Finding the Best Places to Retire Since 2006!
Highland Beach, Florida
Tucked Along the Southeastern Florida Coast, Summery Highland Beach Boasts Luxurious Homes and a Soft, White Oceanfront Beach
Highland Beach is a balmy, summery beach community along tree-lined State Road A1A in southeastern Florida and is framed by lush vegetation, the Intracoastal Waterway and the Atlantic Ocean. Its name comes from the fact that is 13 feet above sea level.
A popular "snowbird" destination, Highland Beach sees its usual population of 4,500 increase to about 8,500 during the winter months, when many homes become vacation rentals. The year-round population is also mature, with a median age of 68, well above the national median.
The median home price is $925,000, reflecting an increase of 1% since last year. Tall, white condominiums and luxurious single family homes are the norm and sit along roads paralleled by palm trees. Nearly all properties overlook the Intracoastal Waterway or the Atlantic Ocean, where the soft, white beach is only open to homeowners and their guests. As a result, it is rarely crowded.
The cost of living is 98% above the national average. The crime rate is well below the national average, and politics are split down the middle. Highland Beach has grown by 10% during the last decade. Sixty percent of residents hold at least a four year college degree.
Barely two miles long, Highland Beach is almost entirely residential and walkable from end to end. It does not even have a single traffic light. Spanish River Park allows camping, picnicking, and swimming. Highland Beach's eastern shore is an important sea turtle nesting ground.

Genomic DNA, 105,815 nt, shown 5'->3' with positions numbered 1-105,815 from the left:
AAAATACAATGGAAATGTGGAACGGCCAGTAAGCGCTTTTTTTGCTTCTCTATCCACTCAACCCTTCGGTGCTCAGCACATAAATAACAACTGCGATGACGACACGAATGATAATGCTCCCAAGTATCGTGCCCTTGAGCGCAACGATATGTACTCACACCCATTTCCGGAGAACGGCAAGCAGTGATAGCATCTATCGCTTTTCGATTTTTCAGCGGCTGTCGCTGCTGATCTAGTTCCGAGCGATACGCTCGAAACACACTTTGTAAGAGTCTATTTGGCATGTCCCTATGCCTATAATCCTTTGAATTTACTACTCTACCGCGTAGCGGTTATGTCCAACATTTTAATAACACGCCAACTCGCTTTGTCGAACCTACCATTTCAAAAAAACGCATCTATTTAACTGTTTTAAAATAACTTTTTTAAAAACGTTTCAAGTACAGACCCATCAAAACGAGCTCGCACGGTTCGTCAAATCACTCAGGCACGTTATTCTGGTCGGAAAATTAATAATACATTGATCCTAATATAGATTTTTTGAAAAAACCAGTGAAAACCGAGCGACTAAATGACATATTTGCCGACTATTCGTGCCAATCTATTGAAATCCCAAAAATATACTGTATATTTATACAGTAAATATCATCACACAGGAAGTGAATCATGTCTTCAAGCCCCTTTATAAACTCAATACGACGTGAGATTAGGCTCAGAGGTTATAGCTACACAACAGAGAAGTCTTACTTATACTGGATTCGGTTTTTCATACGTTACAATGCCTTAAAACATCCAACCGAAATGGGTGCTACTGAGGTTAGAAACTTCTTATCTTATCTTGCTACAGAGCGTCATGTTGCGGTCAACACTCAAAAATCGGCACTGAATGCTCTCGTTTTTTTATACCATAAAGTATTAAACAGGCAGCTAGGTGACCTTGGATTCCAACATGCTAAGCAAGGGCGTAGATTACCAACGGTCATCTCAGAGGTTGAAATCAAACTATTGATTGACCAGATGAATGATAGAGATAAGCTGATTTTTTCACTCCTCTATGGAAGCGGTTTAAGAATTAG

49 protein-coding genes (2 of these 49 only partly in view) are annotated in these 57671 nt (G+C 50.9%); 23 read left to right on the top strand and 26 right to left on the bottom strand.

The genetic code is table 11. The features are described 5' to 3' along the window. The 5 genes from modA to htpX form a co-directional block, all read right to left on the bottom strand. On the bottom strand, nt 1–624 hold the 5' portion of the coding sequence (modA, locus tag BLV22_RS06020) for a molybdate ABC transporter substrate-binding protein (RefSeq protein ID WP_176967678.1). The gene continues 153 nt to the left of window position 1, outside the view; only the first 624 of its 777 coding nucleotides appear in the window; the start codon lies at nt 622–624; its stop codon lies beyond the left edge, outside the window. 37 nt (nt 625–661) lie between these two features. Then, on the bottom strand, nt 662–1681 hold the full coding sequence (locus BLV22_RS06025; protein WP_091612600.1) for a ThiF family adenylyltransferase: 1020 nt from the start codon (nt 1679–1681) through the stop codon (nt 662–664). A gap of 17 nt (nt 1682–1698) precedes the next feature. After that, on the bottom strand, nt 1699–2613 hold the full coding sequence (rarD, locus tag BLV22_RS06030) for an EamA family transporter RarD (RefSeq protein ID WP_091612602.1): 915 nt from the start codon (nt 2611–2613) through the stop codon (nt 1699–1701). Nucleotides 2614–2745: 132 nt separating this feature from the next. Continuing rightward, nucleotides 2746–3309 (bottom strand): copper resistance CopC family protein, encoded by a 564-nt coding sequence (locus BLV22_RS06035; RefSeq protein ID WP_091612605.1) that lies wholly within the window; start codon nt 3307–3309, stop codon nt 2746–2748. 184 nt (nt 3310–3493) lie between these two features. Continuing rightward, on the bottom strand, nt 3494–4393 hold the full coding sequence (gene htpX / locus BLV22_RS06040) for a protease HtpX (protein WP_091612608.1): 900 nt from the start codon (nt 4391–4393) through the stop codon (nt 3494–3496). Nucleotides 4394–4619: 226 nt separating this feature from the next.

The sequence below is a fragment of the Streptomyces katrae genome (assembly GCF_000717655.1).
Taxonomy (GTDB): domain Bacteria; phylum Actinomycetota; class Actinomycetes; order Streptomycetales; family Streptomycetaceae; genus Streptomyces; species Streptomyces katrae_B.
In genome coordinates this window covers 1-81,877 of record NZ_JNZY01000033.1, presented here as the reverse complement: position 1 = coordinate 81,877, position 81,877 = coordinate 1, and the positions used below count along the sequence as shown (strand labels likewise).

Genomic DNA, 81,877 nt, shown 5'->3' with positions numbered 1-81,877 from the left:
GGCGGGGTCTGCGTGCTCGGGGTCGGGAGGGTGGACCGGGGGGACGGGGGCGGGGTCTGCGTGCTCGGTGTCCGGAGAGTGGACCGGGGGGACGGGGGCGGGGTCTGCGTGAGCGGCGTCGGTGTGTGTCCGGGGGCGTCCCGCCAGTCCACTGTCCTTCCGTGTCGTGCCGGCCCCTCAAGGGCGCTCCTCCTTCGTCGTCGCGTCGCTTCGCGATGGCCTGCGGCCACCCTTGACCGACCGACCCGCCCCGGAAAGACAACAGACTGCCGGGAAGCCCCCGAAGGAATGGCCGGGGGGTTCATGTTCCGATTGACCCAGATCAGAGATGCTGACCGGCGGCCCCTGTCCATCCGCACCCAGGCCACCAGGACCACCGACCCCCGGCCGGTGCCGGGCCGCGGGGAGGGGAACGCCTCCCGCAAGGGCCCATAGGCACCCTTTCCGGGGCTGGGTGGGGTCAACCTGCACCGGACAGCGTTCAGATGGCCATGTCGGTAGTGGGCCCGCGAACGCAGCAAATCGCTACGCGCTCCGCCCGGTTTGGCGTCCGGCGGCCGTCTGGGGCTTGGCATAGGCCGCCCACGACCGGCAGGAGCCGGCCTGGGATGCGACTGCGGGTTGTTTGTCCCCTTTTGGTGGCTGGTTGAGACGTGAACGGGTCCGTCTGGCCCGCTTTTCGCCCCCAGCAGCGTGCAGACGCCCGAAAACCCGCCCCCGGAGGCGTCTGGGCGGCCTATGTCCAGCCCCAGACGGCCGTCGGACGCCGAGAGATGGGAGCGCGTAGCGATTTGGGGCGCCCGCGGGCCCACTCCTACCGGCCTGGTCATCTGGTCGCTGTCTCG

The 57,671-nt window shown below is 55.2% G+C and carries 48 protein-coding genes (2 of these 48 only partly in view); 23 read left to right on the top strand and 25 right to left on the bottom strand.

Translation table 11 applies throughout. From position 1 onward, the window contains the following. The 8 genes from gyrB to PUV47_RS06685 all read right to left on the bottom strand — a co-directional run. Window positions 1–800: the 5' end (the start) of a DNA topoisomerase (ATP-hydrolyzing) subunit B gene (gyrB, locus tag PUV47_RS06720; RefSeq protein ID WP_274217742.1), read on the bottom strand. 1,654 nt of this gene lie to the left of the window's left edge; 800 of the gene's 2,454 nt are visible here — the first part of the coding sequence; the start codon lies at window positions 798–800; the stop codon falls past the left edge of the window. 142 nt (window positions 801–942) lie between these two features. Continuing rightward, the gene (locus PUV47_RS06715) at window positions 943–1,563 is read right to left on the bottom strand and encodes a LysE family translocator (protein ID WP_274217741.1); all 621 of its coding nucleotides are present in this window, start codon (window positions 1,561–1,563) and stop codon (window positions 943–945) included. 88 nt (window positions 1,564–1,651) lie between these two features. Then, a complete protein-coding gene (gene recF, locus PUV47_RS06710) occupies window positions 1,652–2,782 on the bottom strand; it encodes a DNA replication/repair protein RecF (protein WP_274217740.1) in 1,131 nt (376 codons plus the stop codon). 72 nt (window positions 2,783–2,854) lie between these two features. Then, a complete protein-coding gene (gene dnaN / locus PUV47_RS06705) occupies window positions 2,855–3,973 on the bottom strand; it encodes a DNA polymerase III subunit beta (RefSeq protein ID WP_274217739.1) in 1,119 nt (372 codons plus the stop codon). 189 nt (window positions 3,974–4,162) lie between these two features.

The library is a cultural hub and receives rave reviews. Cozy and quiet, it sits along the Intracoastal Highway and has exhibitions, concerts, book groups, movies and more. Membership is free for town residents.
Highland Beach does not have a hospital of its own, but Boca Raton Regional Hospital is within five miles. It accepts Medicare patients and is accredited by the Joint Commission.
There also is no local transportation, but the county offers a program to transport the disabled to a shelter in the event of a hurricane.
Delray Beach and Boca Raton rest on the town's southern and northern borders, and amenities in these larger communities include restaurants, shopping venues, the Gumbo Limbo Nature Center and the Delray Beach Center for the Arts.
The Everglades and the Loxahatchee National Wildlife Reserve are within easy reach and permit boating, hiking and fishing. The nearby Yamato Scrub Natural Area has trails that wander through five ecosystems.
This area has a tropical monsoon climate. Summers and early fall are hot and humid with temperatures in the 80s and 90s. Late fall and winter are less humid and cooler with temperatures in the 50s, 60s and 70s. The area receives 58 inches of rain per year, on average. Hurricanes are always a possibility, and Hurricane Dorian brought some flooding in 2019. Highway A1A occasionally floods during rain storms.
Recommended as a Retirement Spot? Yes
Named Pascua Florida by Juan Ponce De Leon, the Sunshine State did not enter the Union until March 3, 1845. Balmy mild winters began attracting snowbirds to the state in the late 19th century. Retirees continue to flock to the state. It's not hard to see why tourism has become the leading industry.
International trade and citrus are also major contributors to the state's economy. Eighty percent of the nation's oranges and grapefruits are grown here, and 40 percent of all U.S. exports to Latin America flow through Florida.
Florida's landscape includes uplands and coastal plains. It contains more than 11,000 miles of waterways and about 4,500 islands spread across 10 acres.
The state has 1,250 golf courses, more than any other state in the Union. The 47 mile Pinellas Trail is the longest urban trail on the east coast. Orlando theme parks attract more visitors than any other theme parks in the U.S. The only place in the world where alligators and crocodiles co-exist is in National Everglades Park.
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